Support and education from medical professionals can increase adherence.12 One model of provider-delivered support is motivational interviewing (MI), a counseling style focused on exploration and resolution of patients’ ambivalence. 13 Several meta-analytic reviews14,15 demonstrate MI’s utility for health behavior problems including nonadherence: It has been successfully used by primary care practitioners to promote healthy behaviors,16 by diabetes specialists to increase physical activity,17 and by dentists to improve oral health behaviors.18 In addition, nurse-delivered telephonic counseling using MI has been found to improve medication adherence for endometriosis,19 osteoporosis,20 serious and persistent mental illness,21 HIV,22 and ulcerative colitis.23 MI may be particularly helpful to patients from minority cultural groups.24
To our knowledge, MI has not been used in ophthalmology practice, a setting that presents several challenges. First, glaucoma care traditionally has been conducted directly between physicians and patients, with little involvement of ancillary staff like nurses or care managers. However, patients and their ophthalmology providers may have different perceptions of adherence.18 Second, counseling techniques like MI are less familiar to ophthalmology practitioners than to those in other specialties, and require a communication style that is substantially different from ophthalmologists’ customary physician-directed approach.25 Third, patients may not be accustomed to receiving education or counseling from their ophthalmology providers. Finally, as in most care settings, lack of time and funding are barriers to change.26
This pilot study was designed to evaluate the feasibility of training a glaucoma educator to implement MI with patients at an outpatient ophthalmology practice. The rationale for adding a glaucoma educator was three-fold: (a) patients may benefit from extra time with a health care professional; (b) patients may feel more comfortable asking questions of an ancillary provider;27 and (c) educators can interact with patients using a style different from the traditional medical model.13 If MI delivered by a glaucoma educator improves adherence, this may also lead to reduced intraocular pressure, preservation of visual field, improved quality of life, delayed need for specialized or long-term care, and reduced overall health care costs. But because glaucoma educators and MI counseling are not currently part of ophthalmology practices, the feasibility of this approach must first be established.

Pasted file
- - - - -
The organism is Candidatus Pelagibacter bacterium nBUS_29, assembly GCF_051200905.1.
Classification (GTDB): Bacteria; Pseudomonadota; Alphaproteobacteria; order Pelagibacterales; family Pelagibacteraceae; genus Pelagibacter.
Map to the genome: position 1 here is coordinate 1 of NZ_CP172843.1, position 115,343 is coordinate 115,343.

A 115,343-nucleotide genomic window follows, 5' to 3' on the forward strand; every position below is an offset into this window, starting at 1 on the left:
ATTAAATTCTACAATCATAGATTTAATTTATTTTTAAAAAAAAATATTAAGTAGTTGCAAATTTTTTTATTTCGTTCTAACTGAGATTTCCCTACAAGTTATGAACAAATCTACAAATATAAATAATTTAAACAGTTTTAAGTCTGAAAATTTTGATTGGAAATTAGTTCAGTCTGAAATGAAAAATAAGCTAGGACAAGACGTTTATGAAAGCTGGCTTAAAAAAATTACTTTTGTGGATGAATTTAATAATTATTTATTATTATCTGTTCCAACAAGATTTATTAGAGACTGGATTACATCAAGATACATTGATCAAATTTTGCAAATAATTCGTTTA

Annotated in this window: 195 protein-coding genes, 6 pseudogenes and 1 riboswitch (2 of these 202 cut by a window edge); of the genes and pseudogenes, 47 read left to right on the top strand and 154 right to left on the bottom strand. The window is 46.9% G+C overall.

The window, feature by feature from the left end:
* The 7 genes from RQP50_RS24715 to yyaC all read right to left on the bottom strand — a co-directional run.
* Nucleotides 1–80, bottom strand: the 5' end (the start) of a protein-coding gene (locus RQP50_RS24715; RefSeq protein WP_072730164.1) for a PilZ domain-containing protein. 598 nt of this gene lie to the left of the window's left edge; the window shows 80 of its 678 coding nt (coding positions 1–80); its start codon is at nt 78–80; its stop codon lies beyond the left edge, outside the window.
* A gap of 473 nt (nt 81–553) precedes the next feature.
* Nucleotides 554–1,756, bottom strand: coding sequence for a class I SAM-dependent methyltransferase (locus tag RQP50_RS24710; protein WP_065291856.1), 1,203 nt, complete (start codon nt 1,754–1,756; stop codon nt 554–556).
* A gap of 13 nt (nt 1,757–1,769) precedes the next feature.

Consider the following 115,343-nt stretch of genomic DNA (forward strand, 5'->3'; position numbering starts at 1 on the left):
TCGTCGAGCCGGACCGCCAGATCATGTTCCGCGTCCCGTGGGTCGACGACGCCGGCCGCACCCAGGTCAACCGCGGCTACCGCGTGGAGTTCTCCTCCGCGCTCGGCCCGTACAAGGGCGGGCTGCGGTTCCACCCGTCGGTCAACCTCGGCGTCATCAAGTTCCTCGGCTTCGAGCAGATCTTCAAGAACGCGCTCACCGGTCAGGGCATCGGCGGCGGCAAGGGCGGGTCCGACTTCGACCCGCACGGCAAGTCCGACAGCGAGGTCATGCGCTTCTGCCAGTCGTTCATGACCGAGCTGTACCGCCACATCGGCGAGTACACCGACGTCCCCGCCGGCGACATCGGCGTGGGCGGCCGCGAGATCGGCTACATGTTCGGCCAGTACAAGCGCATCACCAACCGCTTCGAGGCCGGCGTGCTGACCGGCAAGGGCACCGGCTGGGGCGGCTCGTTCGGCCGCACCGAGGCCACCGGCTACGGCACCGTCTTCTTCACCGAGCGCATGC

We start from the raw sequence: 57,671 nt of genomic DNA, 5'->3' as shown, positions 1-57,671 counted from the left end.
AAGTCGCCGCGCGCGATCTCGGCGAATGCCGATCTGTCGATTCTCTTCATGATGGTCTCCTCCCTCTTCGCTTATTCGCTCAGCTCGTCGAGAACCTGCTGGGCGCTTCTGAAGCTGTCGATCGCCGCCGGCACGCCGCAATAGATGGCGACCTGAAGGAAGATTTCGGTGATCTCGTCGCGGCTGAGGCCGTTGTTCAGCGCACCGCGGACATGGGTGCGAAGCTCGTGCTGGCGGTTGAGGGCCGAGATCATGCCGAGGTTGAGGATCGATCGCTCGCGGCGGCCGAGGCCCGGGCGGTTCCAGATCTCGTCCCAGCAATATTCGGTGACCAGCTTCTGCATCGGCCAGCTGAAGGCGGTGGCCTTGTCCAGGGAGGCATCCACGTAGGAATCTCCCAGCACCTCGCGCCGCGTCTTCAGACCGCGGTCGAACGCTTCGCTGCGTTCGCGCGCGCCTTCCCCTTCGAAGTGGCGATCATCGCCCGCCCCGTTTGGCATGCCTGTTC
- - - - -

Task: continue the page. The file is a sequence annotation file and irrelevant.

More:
Feasibility was evaluated using criteria from the NIH Behavior Change Consortium.28,29 This 5-level conceptualization suggests that an intervention is translated to a new setting with high fidelity if it has adequate adherence to theory, if it is implemented successfully, delivered consistently by interventionists, and successfully received by patients, and if patients enact recommended changes in behavior.
Participants were recruited from the tertiary glaucoma clinic of one of the authors (MYK) at the Rocky Mountain Lions Eye Institute, Denver, CO in 2008. Physicians identified adult patients with primary or secondary open-angle glaucoma who were prescribed monotherapy topical glaucoma medication. Exclusion criteria were: patient-reported inability to administer eye drops, cognitive impairment, physician’s determination that glaucoma surgery was likely within 6 months, or >80% adherence during a 2-month run-in phase. Eligible patients were randomized to receive either standard glaucoma care or standard care plus glaucoma educator counseling. Patients did not receive any incentives for participating in the study.